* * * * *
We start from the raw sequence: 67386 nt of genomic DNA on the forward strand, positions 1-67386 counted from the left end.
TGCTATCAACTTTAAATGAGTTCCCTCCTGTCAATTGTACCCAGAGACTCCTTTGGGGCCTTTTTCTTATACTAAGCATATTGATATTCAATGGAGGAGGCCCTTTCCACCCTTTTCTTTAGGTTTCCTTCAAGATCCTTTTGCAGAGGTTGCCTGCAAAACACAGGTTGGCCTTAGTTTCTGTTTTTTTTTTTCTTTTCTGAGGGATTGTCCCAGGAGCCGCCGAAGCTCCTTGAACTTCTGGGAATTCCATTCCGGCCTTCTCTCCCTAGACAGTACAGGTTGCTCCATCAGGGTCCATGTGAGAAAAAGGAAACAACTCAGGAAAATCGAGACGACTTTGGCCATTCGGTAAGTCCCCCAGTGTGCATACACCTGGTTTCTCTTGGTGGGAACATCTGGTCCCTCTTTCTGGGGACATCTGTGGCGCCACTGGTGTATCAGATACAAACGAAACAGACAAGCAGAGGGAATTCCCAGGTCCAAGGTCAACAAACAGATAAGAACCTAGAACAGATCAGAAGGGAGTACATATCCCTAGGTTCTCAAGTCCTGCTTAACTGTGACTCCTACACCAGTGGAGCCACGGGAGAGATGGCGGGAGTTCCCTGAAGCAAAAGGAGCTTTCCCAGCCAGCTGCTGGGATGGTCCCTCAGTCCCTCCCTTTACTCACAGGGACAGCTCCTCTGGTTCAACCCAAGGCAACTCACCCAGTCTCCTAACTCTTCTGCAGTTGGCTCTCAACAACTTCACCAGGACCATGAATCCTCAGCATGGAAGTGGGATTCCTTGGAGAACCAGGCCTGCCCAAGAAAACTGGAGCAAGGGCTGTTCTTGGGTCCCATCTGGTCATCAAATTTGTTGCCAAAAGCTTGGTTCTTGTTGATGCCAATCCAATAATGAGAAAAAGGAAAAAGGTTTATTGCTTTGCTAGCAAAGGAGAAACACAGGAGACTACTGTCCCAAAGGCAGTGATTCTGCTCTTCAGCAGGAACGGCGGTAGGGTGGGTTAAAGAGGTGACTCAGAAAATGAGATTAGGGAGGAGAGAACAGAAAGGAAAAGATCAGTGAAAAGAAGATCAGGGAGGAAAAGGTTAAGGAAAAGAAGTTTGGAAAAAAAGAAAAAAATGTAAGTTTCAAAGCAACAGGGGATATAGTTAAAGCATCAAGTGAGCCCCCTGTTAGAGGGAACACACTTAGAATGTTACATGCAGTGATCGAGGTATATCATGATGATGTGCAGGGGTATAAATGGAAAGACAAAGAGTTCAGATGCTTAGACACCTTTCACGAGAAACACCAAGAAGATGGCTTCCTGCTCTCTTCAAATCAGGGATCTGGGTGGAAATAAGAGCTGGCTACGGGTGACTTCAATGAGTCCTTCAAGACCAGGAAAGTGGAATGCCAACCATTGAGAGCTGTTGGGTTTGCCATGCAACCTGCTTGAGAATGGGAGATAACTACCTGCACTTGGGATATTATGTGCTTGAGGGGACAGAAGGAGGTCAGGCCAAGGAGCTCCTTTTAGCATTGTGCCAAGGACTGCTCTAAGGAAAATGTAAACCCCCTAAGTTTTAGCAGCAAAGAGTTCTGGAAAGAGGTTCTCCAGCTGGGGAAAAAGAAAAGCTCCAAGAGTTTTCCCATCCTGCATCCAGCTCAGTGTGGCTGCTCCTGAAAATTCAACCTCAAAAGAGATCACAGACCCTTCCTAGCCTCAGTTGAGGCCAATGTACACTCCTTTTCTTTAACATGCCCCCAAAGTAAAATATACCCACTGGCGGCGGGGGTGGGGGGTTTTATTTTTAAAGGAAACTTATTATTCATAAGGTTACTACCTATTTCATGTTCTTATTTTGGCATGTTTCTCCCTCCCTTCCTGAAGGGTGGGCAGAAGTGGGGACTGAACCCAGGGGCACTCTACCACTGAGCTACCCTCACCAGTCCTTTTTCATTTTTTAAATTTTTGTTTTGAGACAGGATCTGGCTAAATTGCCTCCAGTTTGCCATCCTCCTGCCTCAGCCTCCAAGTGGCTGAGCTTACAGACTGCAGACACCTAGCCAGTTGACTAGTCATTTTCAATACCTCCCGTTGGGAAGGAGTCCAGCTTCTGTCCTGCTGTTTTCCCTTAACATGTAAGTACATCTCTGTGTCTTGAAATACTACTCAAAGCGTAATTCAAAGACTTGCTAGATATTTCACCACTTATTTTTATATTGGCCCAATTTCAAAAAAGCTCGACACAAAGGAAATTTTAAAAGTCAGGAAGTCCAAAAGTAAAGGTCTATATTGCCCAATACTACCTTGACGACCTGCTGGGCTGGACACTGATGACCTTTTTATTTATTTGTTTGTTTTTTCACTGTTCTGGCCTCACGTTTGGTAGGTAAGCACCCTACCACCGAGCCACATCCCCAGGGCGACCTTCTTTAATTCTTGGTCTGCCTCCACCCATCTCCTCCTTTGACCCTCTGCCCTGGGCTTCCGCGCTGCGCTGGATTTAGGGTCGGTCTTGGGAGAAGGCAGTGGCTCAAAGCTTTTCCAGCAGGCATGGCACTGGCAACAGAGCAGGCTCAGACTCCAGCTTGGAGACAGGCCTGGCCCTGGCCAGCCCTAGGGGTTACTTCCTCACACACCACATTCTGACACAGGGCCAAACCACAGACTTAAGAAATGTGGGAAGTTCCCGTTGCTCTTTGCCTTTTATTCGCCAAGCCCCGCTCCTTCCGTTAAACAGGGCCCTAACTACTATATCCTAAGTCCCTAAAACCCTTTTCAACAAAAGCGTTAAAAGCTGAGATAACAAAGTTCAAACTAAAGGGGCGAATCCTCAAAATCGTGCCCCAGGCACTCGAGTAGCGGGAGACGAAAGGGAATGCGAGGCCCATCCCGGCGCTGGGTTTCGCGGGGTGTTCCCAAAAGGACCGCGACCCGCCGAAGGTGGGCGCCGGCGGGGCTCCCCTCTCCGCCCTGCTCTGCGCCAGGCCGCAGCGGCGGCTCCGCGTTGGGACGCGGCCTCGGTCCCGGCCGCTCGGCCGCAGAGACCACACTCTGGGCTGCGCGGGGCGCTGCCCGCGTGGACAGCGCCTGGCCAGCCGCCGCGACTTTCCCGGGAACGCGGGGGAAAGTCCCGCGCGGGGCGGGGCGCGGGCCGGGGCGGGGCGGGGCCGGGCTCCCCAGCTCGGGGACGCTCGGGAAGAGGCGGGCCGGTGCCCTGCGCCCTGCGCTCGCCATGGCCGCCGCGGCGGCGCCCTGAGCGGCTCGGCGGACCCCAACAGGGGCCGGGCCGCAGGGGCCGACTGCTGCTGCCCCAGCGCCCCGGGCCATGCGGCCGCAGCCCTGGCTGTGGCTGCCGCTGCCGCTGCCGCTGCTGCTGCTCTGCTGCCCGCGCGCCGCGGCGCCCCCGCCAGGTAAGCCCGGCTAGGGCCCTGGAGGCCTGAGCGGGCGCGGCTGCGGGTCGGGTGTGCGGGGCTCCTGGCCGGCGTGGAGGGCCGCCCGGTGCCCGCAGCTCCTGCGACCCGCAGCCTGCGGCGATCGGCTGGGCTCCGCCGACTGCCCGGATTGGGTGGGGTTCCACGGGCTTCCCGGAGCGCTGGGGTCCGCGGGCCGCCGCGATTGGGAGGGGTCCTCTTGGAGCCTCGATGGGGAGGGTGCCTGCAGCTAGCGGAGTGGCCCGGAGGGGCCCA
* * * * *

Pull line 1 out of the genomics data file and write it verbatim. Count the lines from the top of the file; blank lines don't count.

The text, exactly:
We start from the raw sequence: 67386 nt of genomic DNA on the forward strand, positions 1-67386 counted from the left end.